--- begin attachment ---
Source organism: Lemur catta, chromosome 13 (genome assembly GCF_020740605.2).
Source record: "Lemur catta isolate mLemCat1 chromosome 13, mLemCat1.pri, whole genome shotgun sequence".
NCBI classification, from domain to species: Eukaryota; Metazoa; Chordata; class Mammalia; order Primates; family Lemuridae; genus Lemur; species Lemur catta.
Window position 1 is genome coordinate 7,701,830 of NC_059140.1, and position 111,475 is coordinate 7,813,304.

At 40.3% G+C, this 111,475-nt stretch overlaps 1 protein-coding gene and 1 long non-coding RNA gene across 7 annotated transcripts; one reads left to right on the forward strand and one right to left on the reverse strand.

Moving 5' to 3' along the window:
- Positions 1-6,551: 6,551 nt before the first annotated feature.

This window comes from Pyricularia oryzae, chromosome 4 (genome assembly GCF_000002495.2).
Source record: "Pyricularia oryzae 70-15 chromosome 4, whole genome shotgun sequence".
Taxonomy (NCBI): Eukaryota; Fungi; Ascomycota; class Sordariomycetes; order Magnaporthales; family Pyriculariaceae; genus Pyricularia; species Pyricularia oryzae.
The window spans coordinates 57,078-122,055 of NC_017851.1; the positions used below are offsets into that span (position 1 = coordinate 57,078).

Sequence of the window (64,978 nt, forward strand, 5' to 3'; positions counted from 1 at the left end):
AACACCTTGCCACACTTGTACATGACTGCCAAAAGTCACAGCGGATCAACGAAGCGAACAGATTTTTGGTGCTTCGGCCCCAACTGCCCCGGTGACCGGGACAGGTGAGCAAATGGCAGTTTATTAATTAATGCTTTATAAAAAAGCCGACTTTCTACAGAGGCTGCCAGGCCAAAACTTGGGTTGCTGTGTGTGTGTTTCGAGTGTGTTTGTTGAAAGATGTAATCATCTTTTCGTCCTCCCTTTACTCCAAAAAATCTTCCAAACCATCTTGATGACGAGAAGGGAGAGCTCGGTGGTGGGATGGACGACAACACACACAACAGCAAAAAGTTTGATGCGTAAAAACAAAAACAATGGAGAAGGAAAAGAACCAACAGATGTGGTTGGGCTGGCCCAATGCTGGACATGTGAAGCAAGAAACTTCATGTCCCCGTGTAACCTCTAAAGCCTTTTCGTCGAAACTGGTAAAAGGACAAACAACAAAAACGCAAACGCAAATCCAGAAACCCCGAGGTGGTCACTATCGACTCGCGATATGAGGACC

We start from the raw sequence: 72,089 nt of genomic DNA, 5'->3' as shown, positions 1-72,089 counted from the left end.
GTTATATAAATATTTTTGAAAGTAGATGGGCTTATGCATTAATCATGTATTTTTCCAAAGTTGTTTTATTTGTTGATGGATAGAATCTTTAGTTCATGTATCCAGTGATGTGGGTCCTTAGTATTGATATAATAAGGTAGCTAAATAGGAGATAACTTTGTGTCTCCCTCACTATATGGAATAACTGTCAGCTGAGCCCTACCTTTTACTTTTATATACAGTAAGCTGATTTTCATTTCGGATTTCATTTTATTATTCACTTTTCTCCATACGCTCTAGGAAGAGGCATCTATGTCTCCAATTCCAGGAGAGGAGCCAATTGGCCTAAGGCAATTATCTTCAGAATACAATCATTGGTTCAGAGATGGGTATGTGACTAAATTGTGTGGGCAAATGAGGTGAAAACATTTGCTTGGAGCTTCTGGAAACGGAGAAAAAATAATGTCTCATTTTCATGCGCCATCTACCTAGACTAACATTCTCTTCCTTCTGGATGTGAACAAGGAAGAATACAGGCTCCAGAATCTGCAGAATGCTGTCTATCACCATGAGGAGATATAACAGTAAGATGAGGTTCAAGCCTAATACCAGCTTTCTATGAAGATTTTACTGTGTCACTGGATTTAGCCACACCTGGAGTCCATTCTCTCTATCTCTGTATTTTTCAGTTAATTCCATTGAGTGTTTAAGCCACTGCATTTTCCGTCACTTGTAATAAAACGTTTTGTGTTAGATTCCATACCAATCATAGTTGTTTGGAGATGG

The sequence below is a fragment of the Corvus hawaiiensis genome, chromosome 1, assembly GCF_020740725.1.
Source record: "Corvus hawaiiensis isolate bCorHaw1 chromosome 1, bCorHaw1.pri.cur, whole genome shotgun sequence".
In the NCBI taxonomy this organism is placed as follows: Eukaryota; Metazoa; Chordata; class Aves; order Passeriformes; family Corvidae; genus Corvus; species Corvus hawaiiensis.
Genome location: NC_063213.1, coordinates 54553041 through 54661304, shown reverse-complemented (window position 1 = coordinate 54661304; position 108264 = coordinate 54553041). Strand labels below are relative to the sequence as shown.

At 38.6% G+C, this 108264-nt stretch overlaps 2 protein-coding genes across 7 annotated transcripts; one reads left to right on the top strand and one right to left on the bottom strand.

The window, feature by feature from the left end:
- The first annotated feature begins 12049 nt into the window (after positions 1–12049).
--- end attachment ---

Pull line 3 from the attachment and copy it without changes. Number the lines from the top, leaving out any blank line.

NCBI classification, from domain to species: Eukaryota; Metazoa; Chordata; class Mammalia; order Primates; family Lemuridae; genus Lemur; species Lemur catta.